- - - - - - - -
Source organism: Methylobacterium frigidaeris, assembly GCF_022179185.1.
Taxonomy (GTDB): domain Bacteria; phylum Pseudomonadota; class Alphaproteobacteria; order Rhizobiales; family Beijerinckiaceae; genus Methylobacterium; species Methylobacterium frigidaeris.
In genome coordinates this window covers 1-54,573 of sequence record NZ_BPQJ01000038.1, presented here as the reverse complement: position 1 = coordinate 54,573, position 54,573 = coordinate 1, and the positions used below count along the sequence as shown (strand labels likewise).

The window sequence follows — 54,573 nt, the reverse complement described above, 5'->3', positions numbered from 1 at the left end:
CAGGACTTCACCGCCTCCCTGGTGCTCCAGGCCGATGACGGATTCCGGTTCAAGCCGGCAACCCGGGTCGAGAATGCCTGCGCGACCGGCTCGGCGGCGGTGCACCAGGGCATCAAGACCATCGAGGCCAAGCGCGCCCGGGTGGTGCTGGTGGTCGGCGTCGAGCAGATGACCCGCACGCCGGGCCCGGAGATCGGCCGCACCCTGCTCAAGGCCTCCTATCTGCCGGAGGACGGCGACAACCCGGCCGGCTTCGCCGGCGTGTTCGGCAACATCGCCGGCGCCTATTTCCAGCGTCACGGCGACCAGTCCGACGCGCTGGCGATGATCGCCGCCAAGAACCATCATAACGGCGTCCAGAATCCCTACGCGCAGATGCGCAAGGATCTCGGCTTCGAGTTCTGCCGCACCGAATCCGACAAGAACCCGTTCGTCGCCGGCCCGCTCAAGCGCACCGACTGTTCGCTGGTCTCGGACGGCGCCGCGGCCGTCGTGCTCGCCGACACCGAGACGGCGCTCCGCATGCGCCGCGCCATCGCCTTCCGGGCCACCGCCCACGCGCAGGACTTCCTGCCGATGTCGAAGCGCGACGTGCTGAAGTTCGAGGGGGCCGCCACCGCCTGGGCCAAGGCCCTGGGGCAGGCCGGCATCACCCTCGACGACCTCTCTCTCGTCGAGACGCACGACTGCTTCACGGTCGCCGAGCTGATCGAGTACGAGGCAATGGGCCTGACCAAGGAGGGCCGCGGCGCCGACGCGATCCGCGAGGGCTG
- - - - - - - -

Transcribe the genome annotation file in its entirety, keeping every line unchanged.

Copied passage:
Source organism: Methylobacterium frigidaeris, assembly GCF_022179185.1.
Taxonomy (GTDB): domain Bacteria; phylum Pseudomonadota; class Alphaproteobacteria; order Rhizobiales; family Beijerinckiaceae; genus Methylobacterium; species Methylobacterium frigidaeris.
In genome coordinates this window covers 1-54,573 of sequence record NZ_BPQJ01000038.1, presented here as the reverse complement: position 1 = coordinate 54,573, position 54,573 = coordinate 1, and the positions used below count along the sequence as shown (strand labels likewise).

The window sequence follows — 54,573 nt, the reverse complement described above, 5'->3', positions numbered from 1 at the left end:
CAGGACTTCACCGCCTCCCTGGTGCTCCAGGCCGATGACGGATTCCGGTTCAAGCCGGCAACCCGGGTCGAGAATGCCTGCGCGACCGGCTCGGCGGCGGTGCACCAGGGCATCAAGACCATCGAGGCCAAGCGCGCCCGGGTGGTGCTGGTGGTCGGCGTCGAGCAGATGACCCGCACGCCGGGCCCGGAGATCGGCCGCACCCTGCTCAAGGCCTCCTATCTGCCGGAGGACGGCGACAACCCGGCCGGCTTCGCCGGCGTGTTCGGCAACATCGCCGGCGCCTATTTCCAGCGTCACGGCGACCAGTCCGACGCGCTGGCGATGATCGCCGCCAAGAACCATCATAACGGCGTCCAGAATCCCTACGCGCAGATGCGCAAGGATCTCGGCTTCGAGTTCTGCCGCACCGAATCCGACAAGAACCCGTTCGTCGCCGGCCCGCTCAAGCGCACCGACTGTTCGCTGGTCTCGGACGGCGCCGCGGCCGTCGTGCTCGCCGACACCGAGACGGCGCTCCGCATGCGCCGCGCCATCGCCTTCCGGGCCACCGCCCACGCGCAGGACTTCCTGCCGATGTCGAAGCGCGACGTGCTGAAGTTCGAGGGGGCCGCCACCGCCTGGGCCAAGGCCCTGGGGCAGGCCGGCATCACCCTCGACGACCTCTCTCTCGTCGAGACGCACGACTGCTTCACGGTCGCCGAGCTGATCGAGTACGAGGCAATGGGCCTGACCAAGGAGGGCCGCGGCGCCGACGCGATCCGCGAGGGCTG